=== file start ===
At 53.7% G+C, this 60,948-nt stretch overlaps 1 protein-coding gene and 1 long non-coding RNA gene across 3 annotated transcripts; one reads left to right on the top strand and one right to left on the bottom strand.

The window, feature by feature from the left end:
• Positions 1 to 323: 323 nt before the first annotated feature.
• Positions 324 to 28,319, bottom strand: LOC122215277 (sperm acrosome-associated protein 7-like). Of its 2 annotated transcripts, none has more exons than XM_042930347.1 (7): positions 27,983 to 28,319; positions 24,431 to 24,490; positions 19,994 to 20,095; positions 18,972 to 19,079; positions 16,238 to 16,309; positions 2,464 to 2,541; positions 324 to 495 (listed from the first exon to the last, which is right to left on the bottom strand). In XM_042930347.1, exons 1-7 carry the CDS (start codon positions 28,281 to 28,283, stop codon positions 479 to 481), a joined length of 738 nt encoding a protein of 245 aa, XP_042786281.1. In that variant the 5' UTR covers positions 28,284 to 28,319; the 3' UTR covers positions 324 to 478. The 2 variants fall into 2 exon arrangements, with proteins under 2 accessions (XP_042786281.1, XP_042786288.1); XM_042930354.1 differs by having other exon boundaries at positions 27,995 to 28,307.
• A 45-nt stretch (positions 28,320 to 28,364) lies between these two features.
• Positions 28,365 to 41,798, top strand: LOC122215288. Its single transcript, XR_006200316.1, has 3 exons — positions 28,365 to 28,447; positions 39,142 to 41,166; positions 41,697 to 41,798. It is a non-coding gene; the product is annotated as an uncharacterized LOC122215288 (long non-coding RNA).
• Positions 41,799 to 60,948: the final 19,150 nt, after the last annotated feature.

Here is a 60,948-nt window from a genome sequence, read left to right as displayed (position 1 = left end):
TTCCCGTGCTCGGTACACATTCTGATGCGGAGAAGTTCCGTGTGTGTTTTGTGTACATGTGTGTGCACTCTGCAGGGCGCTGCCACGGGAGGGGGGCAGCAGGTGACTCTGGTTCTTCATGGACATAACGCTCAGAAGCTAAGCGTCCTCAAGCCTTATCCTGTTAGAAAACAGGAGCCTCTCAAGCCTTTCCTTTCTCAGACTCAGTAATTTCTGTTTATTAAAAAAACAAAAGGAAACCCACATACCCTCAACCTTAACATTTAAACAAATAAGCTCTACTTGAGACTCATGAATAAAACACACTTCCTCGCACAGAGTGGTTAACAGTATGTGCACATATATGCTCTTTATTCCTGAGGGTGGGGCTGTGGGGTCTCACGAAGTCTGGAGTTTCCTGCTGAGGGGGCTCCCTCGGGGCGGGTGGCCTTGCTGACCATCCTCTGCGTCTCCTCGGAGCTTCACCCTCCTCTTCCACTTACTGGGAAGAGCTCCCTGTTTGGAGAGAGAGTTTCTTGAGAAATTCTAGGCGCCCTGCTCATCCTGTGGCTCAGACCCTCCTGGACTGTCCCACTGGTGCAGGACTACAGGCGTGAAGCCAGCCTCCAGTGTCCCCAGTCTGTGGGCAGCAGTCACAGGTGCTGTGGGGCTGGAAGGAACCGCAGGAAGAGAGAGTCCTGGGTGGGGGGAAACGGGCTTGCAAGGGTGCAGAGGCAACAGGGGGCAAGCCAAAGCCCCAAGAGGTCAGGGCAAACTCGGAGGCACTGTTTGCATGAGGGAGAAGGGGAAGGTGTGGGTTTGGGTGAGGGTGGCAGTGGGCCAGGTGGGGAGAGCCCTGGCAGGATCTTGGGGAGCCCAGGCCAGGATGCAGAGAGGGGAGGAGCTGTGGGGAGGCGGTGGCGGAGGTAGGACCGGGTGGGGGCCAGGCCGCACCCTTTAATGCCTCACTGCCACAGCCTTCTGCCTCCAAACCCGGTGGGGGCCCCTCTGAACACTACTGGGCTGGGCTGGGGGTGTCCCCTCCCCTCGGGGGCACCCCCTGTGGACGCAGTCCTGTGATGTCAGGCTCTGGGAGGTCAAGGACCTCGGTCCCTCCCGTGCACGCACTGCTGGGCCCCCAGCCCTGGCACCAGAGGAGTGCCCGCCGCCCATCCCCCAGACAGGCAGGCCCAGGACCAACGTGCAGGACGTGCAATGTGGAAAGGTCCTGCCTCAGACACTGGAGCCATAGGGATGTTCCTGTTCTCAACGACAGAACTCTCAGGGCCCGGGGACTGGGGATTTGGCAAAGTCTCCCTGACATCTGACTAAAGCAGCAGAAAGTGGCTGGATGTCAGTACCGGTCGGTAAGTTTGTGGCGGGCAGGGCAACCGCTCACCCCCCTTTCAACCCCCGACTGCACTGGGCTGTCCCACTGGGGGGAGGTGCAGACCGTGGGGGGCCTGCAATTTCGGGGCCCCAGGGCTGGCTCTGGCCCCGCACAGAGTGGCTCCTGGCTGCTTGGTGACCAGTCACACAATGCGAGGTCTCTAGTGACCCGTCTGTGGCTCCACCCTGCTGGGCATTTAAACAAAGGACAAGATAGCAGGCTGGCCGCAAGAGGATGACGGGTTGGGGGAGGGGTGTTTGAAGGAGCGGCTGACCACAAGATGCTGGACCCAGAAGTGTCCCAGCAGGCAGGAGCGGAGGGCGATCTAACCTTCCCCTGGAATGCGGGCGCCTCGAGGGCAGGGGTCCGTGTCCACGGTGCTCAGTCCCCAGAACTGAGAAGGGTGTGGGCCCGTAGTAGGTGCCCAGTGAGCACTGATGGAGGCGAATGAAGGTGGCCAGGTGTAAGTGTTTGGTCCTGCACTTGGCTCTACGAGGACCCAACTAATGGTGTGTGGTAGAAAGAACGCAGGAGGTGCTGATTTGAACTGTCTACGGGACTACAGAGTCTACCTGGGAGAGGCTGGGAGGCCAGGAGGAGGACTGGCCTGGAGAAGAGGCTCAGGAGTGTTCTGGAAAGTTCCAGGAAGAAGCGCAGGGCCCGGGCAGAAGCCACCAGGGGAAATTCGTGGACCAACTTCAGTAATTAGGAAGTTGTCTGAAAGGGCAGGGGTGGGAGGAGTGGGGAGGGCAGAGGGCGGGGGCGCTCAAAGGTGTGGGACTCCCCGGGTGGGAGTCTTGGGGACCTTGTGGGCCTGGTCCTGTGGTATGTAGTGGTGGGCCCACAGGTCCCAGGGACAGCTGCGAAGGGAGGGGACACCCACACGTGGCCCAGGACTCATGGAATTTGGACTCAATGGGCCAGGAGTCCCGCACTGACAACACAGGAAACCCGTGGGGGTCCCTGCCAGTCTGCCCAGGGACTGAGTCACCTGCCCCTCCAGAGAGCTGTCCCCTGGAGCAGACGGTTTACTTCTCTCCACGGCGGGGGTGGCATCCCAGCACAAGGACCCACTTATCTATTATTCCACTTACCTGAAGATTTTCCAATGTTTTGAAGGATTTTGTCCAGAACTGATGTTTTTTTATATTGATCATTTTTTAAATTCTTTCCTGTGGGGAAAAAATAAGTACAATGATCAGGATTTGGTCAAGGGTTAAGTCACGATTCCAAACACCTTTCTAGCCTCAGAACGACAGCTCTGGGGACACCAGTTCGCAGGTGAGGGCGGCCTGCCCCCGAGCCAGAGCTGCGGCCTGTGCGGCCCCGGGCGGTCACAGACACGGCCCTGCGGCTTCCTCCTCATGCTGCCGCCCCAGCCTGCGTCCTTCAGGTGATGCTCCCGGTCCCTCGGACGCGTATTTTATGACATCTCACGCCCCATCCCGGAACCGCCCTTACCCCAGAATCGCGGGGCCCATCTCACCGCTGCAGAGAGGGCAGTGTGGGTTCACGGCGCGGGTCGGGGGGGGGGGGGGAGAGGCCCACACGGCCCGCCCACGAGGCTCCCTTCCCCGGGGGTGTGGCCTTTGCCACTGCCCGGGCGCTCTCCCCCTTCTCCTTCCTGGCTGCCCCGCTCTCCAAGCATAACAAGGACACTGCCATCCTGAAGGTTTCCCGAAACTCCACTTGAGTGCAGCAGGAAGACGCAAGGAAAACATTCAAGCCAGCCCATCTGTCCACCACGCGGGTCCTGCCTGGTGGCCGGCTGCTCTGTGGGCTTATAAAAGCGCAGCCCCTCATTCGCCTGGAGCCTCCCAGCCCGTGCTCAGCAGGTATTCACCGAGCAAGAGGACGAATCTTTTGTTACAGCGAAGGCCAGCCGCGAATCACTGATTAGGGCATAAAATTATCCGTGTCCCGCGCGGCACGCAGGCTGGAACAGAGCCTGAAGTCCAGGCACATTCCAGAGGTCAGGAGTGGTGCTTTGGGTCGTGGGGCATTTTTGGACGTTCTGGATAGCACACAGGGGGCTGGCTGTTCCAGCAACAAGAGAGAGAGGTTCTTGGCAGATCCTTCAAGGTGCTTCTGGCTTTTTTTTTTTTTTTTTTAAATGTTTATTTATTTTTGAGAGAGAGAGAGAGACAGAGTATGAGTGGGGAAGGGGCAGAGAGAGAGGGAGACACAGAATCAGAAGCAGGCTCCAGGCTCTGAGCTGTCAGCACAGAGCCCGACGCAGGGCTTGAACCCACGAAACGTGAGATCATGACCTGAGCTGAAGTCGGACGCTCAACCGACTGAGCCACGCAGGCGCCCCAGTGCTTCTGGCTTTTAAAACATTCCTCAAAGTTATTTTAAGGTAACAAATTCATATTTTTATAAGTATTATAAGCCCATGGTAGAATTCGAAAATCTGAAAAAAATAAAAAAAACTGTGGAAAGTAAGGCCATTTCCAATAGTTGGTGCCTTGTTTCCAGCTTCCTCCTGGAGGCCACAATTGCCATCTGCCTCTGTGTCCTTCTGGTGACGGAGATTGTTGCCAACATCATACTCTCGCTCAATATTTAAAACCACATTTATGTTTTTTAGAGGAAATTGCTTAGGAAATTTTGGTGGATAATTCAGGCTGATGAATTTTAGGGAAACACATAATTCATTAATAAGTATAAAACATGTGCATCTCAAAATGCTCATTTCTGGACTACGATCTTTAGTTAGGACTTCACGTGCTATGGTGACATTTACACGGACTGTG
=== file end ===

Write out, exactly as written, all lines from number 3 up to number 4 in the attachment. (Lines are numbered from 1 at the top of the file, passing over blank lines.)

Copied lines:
• Positions 1 to 323: 323 nt before the first annotated feature.
• Positions 324 to 28,319, bottom strand: LOC122215277 (sperm acrosome-associated protein 7-like). Of its 2 annotated transcripts, none has more exons than XM_042930347.1 (7): positions 27,983 to 28,319; positions 24,431 to 24,490; positions 19,994 to 20,095; positions 18,972 to 19,079; positions 16,238 to 16,309; positions 2,464 to 2,541; positions 324 to 495 (listed from the first exon to the last, which is right to left on the bottom strand). In XM_042930347.1, exons 1-7 carry the CDS (start codon positions 28,281 to 28,283, stop codon positions 479 to 481), a joined length of 738 nt encoding a protein of 245 aa, XP_042786281.1. In that variant the 5' UTR covers positions 28,284 to 28,319; the 3' UTR covers positions 324 to 478. The 2 variants fall into 2 exon arrangements, with proteins under 2 accessions (XP_042786281.1, XP_042786288.1); XM_042930354.1 differs by having other exon boundaries at positions 27,995 to 28,307.